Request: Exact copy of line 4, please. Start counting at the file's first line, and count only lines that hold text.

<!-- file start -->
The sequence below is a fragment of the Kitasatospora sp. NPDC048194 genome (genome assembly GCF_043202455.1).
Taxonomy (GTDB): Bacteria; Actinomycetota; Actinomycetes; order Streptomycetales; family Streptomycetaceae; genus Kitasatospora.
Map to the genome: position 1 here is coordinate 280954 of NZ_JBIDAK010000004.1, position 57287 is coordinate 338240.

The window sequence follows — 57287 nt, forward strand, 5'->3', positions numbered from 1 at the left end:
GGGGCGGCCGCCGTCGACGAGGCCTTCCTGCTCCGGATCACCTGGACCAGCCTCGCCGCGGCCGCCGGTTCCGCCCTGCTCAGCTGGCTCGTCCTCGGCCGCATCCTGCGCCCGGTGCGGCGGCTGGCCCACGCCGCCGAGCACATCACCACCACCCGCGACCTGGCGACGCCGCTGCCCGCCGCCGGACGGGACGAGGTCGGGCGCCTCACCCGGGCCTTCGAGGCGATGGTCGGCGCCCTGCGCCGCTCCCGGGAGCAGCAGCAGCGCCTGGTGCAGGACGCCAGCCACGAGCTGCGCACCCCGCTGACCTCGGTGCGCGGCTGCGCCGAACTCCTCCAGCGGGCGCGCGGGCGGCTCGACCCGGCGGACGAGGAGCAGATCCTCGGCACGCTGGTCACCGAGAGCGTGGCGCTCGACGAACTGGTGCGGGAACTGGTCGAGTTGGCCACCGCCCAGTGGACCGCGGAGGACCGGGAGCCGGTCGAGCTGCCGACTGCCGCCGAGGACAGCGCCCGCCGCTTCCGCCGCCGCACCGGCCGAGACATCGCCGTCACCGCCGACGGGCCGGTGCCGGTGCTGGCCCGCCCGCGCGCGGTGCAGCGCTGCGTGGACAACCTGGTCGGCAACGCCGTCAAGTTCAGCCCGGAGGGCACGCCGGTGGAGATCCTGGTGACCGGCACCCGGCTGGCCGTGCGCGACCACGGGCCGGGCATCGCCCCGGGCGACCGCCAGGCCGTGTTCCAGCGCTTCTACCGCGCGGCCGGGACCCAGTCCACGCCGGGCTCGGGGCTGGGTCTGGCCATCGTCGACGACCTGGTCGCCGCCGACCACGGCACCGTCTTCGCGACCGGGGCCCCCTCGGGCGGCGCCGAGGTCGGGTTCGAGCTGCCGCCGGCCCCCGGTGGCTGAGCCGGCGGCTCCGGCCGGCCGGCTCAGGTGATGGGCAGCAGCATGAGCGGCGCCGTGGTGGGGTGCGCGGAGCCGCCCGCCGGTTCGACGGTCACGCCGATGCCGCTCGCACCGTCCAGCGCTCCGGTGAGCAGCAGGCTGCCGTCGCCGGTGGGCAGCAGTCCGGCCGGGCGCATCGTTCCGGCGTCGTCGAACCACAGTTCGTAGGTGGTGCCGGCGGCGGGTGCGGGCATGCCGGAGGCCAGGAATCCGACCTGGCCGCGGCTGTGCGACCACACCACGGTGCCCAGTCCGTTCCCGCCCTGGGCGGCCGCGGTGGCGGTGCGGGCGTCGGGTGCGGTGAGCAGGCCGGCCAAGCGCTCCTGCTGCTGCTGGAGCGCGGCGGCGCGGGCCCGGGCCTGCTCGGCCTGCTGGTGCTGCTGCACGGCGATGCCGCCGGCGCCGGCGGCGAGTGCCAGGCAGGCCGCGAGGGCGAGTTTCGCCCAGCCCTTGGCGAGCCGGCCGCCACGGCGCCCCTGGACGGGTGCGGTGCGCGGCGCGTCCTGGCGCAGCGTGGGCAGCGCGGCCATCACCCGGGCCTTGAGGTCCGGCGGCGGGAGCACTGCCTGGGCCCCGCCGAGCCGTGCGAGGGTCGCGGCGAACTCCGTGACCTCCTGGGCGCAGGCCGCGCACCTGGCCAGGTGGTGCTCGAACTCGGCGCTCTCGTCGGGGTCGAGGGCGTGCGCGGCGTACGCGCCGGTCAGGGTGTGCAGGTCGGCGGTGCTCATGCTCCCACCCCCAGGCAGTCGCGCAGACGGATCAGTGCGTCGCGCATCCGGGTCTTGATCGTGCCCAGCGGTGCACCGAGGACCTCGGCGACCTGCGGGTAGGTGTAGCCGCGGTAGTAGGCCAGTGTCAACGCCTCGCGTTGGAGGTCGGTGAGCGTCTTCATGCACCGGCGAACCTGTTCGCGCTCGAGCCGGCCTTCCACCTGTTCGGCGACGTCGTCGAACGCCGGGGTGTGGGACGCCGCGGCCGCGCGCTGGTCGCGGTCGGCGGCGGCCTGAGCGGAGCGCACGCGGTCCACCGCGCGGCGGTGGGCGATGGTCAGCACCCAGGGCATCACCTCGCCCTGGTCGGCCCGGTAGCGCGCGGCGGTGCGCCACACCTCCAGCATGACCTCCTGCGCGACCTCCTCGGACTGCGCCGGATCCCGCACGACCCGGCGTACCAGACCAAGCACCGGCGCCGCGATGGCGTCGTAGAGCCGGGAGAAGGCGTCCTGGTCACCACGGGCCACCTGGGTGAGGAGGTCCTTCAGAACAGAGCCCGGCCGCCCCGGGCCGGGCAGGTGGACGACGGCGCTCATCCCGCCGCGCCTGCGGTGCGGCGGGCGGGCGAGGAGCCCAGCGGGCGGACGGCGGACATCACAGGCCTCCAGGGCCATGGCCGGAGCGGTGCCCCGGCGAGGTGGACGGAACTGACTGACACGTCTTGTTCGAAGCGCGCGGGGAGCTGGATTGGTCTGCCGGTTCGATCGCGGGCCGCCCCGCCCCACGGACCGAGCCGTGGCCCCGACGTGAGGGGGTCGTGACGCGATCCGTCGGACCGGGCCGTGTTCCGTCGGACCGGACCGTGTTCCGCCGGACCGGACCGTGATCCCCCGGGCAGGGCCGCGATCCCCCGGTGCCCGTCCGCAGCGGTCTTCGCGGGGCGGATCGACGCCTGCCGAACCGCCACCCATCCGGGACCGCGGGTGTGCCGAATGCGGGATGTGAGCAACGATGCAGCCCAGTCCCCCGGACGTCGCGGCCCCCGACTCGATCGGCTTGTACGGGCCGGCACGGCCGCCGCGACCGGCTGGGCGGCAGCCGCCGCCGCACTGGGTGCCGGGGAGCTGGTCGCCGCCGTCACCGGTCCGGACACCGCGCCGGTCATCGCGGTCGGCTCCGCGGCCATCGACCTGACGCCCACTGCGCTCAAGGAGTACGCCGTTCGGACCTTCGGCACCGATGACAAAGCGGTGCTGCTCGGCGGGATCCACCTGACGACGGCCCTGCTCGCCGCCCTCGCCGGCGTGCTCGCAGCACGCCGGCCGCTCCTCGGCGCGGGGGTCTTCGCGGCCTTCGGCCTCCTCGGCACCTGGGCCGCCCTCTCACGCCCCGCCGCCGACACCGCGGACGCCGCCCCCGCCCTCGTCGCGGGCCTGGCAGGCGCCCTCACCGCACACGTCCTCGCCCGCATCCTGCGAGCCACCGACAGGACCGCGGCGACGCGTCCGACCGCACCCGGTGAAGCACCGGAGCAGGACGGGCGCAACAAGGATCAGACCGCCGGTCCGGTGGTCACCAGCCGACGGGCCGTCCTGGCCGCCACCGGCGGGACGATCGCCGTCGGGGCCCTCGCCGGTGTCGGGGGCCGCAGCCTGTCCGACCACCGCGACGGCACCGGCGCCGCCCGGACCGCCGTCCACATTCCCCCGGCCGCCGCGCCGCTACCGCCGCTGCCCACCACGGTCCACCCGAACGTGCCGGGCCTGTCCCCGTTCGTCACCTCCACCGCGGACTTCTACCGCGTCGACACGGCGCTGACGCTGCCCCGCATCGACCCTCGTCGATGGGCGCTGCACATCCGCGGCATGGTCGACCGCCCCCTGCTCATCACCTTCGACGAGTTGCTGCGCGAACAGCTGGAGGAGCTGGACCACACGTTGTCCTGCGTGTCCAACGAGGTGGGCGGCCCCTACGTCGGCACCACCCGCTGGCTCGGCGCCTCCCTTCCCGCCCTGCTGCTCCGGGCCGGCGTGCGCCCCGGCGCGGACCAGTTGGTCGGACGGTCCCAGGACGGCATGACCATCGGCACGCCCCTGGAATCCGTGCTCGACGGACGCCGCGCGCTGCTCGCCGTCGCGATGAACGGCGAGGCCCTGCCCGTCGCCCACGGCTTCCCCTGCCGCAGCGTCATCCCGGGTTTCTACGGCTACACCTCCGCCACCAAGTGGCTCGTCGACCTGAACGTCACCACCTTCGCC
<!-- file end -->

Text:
The window sequence follows — 57287 nt, forward strand, 5'->3', positions numbered from 1 at the left end: